With thanks to the UK Antarctic Heritage Trust for this article
Established over 75 years ago, as Britain’s first permanent base in Antarctica, Base A at Port Lockroy which stands on Goudier Island opened after Bransfield House was restored as a museum. Today it welcomes visitors to the site every summer season.
Home to the world’s most southerly public post office – or “Penguin Post Office” as it’s affectionately known – Port Lockroy is a surprisingly popular spot in this most remote part of the world. In the Antarctic summer season, ships with enthusiastic visitors arrive daily, greeted by swathes of noisy Gentoo penguins – and copious amounts of their rather pungent guano – as well as the busy but friendly UK Antarctic Heritage Trust (UKAHT) team that manage the island, its heritage museum, small shop and post office.
Overseeing all things post-related at Port Lockroy for the 2019-20 season was postmaster Kit Adams.
“Working as postmaster at an historic base in the British Antarctic Territory was a real experience. I was fascinated by the operational aspect of the work carried out there; the logistics of processing volumes of post from such a remote location.”
Kit, from County Down in Northern Ireland, was part of a four person team helping to run the post office, which allows people to send postcards from Antarctica all over the world. Each year post is sent from Port Lockroy to around 100 countries, with each piece of post cancelled by hand.
With most of the team having no previous experience of the philatelic world there was a lot to learn in a short space of time. Responsible for mail in and out, overseeing the stamps and First Day Covers sales, as well as processing philatelic mail and other philatelic requests, days were busy for the Port Lockroy postmaster and team. Kit explains the process and journey your Port Lockroy postcard makes, from Antarctic post box to door mats across the globe:
“Once a postcard has been put in the Royal Mail post box and the obligatory photo has been taken, it is cancelled, bundled and put into mail bags. It is then carried down to the landing site, where it boards a ship and travels to the Falkland Island post office in Stanley. From here it is sent on a military flight to Brize Norton where it goes into the Royal Mail and is dispatched around the world.”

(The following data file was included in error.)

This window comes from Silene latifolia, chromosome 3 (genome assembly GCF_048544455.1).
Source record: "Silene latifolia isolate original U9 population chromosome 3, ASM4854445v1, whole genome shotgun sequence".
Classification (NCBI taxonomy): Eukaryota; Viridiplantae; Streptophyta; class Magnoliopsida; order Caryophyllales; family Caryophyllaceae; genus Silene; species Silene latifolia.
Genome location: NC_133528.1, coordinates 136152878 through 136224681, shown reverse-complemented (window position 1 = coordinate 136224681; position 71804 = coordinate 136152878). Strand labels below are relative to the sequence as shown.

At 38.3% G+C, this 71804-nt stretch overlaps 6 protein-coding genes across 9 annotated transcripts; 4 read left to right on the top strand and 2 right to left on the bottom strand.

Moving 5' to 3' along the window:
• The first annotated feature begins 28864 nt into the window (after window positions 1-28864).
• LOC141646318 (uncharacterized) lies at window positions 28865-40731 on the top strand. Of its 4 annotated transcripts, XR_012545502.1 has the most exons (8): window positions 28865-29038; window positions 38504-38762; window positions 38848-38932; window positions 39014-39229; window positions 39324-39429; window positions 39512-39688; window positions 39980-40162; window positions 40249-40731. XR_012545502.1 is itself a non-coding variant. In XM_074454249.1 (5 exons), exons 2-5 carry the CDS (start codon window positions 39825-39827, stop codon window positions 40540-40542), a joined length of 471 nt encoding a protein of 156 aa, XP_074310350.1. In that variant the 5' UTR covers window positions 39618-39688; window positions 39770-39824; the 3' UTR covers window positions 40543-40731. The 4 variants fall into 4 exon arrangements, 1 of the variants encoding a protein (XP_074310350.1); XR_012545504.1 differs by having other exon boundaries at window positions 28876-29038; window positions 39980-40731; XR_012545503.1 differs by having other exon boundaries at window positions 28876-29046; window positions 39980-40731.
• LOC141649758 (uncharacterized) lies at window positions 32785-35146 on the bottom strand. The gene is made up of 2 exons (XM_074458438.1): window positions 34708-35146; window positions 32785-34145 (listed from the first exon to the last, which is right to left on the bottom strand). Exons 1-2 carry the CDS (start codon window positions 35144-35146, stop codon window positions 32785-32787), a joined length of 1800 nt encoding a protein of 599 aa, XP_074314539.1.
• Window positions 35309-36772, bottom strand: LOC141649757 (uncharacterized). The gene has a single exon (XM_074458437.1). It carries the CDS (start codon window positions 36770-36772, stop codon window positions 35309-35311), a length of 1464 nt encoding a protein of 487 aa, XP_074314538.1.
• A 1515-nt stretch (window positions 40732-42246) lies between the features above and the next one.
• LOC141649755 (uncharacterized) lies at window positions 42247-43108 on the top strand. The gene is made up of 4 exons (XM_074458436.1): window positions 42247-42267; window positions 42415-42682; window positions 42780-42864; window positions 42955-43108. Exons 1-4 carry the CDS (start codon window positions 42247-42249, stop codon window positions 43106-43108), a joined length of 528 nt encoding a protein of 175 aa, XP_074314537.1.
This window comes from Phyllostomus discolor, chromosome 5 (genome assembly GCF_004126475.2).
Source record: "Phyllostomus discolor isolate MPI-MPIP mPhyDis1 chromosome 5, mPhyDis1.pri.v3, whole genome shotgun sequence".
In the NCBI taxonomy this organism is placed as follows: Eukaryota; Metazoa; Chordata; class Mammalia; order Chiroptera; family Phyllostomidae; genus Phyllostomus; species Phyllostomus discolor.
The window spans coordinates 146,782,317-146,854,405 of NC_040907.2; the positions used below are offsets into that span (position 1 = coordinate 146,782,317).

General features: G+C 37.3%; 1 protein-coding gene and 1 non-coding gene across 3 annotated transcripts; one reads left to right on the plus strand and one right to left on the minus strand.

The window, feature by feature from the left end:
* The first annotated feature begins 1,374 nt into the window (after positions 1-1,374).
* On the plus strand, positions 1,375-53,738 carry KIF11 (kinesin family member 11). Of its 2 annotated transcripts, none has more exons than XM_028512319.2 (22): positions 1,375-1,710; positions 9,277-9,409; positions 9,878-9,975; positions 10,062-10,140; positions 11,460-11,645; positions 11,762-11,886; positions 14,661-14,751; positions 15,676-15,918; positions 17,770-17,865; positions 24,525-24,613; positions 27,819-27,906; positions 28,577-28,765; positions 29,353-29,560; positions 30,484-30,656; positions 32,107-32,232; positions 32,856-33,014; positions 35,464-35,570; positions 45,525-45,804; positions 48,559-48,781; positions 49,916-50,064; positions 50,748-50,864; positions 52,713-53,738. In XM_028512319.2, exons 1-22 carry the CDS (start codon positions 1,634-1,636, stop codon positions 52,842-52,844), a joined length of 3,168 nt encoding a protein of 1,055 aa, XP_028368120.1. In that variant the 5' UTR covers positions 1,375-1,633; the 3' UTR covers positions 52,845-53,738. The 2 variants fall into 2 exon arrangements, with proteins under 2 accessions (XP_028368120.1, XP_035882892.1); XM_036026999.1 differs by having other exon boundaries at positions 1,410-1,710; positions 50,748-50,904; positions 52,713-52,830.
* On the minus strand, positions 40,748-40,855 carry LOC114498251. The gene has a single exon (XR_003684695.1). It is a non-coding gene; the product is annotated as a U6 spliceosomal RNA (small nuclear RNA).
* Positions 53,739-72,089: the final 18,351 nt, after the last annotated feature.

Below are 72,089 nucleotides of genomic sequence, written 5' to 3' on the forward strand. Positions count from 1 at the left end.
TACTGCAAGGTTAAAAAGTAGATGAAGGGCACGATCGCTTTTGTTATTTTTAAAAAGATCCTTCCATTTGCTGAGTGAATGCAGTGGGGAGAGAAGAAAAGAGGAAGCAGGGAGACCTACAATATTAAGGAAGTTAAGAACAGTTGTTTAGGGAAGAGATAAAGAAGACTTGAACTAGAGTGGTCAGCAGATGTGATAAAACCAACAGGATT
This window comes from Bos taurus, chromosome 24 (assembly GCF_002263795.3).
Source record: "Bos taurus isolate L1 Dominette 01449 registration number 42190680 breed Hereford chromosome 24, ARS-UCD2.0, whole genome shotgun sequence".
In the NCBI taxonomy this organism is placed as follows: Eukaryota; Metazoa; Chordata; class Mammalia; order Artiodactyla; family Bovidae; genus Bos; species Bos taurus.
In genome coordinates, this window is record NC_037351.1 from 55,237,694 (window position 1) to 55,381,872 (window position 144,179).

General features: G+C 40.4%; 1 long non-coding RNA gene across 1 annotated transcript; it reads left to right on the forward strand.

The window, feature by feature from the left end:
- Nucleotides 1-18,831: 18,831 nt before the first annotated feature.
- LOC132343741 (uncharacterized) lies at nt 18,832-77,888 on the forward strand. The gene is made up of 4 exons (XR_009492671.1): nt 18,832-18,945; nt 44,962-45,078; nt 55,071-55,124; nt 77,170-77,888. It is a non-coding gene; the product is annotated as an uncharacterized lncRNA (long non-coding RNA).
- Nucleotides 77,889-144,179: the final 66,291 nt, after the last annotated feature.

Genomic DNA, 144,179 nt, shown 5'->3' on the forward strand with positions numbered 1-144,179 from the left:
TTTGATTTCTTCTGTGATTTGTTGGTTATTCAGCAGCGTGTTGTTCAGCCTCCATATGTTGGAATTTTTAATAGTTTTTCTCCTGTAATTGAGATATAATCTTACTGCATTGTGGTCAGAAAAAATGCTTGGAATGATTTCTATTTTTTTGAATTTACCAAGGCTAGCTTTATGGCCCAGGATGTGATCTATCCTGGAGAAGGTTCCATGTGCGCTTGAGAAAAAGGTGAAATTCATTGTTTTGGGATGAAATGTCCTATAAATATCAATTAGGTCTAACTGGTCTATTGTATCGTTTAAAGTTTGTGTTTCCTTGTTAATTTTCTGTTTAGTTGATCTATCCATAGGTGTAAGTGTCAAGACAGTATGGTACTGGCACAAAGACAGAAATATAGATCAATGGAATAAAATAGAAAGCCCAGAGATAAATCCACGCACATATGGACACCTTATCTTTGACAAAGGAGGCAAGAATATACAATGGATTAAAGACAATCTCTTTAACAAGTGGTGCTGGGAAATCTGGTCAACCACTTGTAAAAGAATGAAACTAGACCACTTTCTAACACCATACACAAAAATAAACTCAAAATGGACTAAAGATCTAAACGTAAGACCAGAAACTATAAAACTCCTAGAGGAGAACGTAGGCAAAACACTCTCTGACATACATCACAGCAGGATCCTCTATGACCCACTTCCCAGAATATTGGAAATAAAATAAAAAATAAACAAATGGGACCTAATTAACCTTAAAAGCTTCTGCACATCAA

This process can be as swift as three weeks from Port Lockroy to its final destination but can on occasion take up to six weeks. Kit adds:
“To hear that visitors’ friends and family have received post and packages, which have been sent from the other side of the world, is proof that this elaborate system works.”
During this most recent season, the UKAHT team in Port Lockroy processed over 350 kg of post which equates to more than 100,000 cancellations.
Now, as we move into the UK summer, Antarctica transitions into winter. Port Lockroy, its museum and post office, is now closed until the next team makes their journey south. Until then, UKAHT are working to inspire and engage the public through Antarctica In Sight: a new cultural programme to mark 200 years since the discovery of Antarctica.
While some elements of the exciting events programme are now postponed due to Coronavirus (Covid-19), UKAHT is currently working hard to create a selection of digital projects to keep the programme live, vibrant, accessible and on track during these uncertain times. After all, as the famous Antarctic explorer, Sir Ernest Shackleton said:
“Difficulties are just things to overcome, after all.”
Find out more about the UK Antarctic Trust: www.ukaht.org.
Become a Friend of Antarctica: www.ukaht.org/get-involved/membership/